The Catholic teaching on this is that the Bible is is part of the Word of God. The other key part of the Word of God being Sacred Tradition. The full Word of God is made up of Sacred tradition and Sacred Scripture, but I think it is incorrect to say that the Bible contains the full inspired Word of God in written form.
Here's the catechism on this:
One common source. . .

80 "Sacred Tradition and Sacred Scripture, then, are bound closely together, and communicate one with the other. For both of them, flowing out from the same divine well-spring, come together in some fashion to form one thing, and move towards the same goal."[40] Each of them makes present and fruitful in the Church the mystery of Christ, who promised to remain with his own "always, to the close of the age".[41]
. . . two distinct modes of transmission

81 "Sacred Scripture is the speech of God as it is put down in writing under the breath of the Holy Spirit."[42]

"And [Holy] Tradition transmits in its entirety the Word of God which has been entrusted to the apostles by Christ the Lord and the Holy Spirit. It transmits it to the successors of the apostles so that, enlightened by the Spirit of truth, they may faithfully preserve, expound and spread it abroad by their preaching."[43]

82 As a result the Church, to whom the transmission and interpretation of Revelation is entrusted, "does not derive her certainty about all revealed truths from the holy Scriptures alone. Both Scripture and Tradition must be accepted and honoured with equal sentiments of devotion and reverence."[44]

Tim A. Troutman said...

Yea I was wondering if someone was going to call me out on that one as I was writing it. You're right, I didn't word it properly.

Maybe just turn the "full" into an adverb.

Gil Garza said...

“The Bible is objectively true and without error. The Reformers were right about that.”

This is the first error that Protestants make when arguing inerrancy and inspiration. From this error in argument proceeds the entirety of Protestant claims.

Whether one agrees that the Bible is inerrant and inspired it certainly is not objectively true. The Bible is not inspired and inerrant because the Bible says so. This would be circular logic and silly. The argument from prescription was used by David Koresh to “prove” his insane ranting were inspired and inerrant. The Bible is not inspired and inerrant because it is inspiring, unlikely, majestic, prophetic or amazing. This may demonstrate that some parts of the Bible have those qualities; however it does nothing to prove the inspiration or inerrancy of all the books or all parts of all the books. What might happen to Philemon if that “proof” were applied to the entire Bible? Muslims use the amazing argument to “prove” the Qur’an is inspired and inerrant. Finally, the Bible is not inerrant and inspired because you may have a strong inner conviction that it is so or because the Bible has changed your life. This argument is not based on reason and may prove too much as it goes to show the efficacy of placebo, as well. Mormons use the argument of conviction to “prove” the inspiration and inerrancy of the scriptures of Joseph Smith.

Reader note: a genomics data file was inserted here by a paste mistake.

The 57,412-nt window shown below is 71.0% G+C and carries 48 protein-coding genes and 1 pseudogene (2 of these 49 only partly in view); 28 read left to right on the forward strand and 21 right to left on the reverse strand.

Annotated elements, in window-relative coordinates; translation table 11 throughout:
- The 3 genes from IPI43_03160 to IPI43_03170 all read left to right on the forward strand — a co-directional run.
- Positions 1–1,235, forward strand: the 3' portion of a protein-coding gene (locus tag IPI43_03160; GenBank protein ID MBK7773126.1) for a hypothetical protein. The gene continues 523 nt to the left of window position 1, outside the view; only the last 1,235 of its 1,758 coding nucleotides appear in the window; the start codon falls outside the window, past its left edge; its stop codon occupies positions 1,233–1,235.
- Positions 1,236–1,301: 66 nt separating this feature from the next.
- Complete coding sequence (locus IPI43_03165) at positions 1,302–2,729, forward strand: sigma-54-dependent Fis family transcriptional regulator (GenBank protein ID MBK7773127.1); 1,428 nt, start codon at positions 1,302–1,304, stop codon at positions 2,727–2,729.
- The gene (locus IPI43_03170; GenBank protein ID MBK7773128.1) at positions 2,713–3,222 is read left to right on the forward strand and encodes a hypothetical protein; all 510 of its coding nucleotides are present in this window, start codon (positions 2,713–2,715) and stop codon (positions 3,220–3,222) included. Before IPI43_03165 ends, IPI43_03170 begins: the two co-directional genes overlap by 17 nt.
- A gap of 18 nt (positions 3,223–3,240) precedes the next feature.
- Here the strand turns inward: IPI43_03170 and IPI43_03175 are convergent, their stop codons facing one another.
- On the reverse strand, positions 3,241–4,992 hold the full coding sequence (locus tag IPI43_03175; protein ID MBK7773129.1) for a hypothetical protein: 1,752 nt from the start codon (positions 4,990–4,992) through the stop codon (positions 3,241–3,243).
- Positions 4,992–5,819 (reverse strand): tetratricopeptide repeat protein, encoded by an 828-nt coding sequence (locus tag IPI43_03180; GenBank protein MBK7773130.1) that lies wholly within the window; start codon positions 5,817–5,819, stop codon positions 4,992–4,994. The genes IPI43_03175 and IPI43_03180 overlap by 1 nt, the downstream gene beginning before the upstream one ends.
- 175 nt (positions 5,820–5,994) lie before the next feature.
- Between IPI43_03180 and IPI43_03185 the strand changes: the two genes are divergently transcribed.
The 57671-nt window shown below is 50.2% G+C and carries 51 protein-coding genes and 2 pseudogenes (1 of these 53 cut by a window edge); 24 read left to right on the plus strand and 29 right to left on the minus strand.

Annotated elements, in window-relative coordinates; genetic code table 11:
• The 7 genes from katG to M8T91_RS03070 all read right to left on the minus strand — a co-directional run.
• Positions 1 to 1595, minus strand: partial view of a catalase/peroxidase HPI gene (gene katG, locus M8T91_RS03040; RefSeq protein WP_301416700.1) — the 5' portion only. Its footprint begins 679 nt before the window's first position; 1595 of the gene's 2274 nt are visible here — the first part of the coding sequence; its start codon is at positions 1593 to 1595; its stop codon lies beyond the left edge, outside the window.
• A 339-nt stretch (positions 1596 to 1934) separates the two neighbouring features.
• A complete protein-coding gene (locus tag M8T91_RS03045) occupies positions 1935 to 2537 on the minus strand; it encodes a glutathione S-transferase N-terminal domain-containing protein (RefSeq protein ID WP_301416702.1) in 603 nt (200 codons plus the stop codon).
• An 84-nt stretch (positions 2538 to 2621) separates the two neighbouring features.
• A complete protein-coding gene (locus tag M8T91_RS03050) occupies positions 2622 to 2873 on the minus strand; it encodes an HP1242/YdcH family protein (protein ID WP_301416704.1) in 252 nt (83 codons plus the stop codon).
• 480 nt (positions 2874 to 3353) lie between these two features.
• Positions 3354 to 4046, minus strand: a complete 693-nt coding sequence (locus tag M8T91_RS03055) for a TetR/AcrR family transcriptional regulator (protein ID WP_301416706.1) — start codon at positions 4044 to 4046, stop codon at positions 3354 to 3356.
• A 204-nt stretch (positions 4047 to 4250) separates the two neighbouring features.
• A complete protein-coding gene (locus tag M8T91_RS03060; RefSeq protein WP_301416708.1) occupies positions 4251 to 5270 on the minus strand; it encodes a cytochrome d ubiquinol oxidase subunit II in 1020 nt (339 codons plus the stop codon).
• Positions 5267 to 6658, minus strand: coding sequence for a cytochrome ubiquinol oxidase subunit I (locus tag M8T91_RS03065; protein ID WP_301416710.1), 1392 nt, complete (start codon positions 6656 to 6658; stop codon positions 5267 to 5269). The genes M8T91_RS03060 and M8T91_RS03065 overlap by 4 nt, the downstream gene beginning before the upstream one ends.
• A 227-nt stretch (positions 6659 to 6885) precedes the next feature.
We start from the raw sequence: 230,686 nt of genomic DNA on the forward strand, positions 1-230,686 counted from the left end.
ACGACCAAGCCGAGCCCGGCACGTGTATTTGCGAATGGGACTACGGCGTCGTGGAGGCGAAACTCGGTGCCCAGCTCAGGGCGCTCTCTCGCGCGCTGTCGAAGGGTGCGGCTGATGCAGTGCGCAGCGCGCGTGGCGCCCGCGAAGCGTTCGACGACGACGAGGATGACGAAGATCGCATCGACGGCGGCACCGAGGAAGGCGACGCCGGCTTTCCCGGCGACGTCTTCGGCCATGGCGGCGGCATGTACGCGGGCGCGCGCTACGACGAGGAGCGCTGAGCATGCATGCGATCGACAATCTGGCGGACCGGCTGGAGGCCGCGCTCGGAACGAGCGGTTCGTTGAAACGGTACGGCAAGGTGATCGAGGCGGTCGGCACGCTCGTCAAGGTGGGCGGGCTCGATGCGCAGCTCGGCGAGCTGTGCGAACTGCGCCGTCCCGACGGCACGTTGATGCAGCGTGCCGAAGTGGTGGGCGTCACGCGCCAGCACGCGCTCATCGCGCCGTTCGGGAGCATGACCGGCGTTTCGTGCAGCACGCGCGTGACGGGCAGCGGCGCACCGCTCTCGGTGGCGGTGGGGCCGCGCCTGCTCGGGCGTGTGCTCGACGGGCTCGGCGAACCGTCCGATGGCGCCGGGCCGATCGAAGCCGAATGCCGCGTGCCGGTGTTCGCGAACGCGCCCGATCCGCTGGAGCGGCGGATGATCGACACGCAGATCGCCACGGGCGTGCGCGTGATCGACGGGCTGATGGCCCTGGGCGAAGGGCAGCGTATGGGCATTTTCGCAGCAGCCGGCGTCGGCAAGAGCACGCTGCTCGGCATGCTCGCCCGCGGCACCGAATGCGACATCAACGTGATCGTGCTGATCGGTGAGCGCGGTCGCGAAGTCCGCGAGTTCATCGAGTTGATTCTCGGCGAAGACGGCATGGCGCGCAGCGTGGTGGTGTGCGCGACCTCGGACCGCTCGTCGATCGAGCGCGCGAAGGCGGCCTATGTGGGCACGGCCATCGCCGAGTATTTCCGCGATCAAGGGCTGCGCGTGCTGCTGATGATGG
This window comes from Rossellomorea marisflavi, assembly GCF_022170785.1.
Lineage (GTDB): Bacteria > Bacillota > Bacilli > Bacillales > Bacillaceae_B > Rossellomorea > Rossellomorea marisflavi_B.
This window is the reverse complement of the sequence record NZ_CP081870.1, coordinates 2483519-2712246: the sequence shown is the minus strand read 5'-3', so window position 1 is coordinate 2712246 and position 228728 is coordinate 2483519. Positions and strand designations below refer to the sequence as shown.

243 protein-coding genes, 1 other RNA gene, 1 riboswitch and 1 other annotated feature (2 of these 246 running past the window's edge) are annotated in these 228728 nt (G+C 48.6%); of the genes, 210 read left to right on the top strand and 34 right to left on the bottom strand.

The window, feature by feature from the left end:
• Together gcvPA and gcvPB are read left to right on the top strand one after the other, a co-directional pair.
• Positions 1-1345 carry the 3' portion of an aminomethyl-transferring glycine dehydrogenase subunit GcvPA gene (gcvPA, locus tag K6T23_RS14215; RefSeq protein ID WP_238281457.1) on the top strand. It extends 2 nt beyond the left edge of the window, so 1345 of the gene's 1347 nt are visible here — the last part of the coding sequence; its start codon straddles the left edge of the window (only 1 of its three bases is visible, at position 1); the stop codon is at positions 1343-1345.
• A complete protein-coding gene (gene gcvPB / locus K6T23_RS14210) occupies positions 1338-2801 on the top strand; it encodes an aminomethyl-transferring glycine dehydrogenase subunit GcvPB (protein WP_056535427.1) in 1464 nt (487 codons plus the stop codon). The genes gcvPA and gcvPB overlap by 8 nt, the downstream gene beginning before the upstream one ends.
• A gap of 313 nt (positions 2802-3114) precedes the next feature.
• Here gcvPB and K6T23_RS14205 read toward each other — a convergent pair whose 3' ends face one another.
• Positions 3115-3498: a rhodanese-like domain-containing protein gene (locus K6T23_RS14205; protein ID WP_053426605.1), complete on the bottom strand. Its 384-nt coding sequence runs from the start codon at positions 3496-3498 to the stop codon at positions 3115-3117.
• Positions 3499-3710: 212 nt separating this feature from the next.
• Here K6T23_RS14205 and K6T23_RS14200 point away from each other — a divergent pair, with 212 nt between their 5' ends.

The Bible is inspired and inerrant because an outside authority has declared it so. No document may be self-authenticating. What is this outside authority, you might ask? Bingo. The Catholic Church. The only argument that is logical goes like this: In the Bible may be found a story of salvation that is historically reliable and accurate. Jesus is the Messiah and Savior. Jesus founded a Church and gave this Church an authoritative, inspired, dependable and reliable teaching ministry. The teaching ministry of this Church that Jesus founded guarantees the inspiration and inerrancy of the Bible and all its parts. Without the authentication of the Bible by the Church that Jesus founded, the integrity of the Bible begins to be doubted and its confusing, mundane, difficult and seemingly contradictory parts are jettisoned, one by one by believers.